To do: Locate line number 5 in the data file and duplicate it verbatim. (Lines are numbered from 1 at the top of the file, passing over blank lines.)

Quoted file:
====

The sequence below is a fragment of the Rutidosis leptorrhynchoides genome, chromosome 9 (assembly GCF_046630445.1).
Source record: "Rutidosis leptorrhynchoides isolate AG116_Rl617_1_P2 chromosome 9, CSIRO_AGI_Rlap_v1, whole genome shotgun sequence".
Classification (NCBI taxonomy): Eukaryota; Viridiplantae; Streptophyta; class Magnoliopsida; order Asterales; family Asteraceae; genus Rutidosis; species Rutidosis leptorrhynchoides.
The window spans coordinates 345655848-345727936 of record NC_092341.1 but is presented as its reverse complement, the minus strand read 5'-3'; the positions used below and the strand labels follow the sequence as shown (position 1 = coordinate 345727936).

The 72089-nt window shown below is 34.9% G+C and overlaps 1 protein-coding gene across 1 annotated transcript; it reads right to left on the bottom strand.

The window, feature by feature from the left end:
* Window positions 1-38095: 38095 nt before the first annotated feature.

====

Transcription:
The 72089-nt window shown below is 34.9% G+C and overlaps 1 protein-coding gene across 1 annotated transcript; it reads right to left on the bottom strand.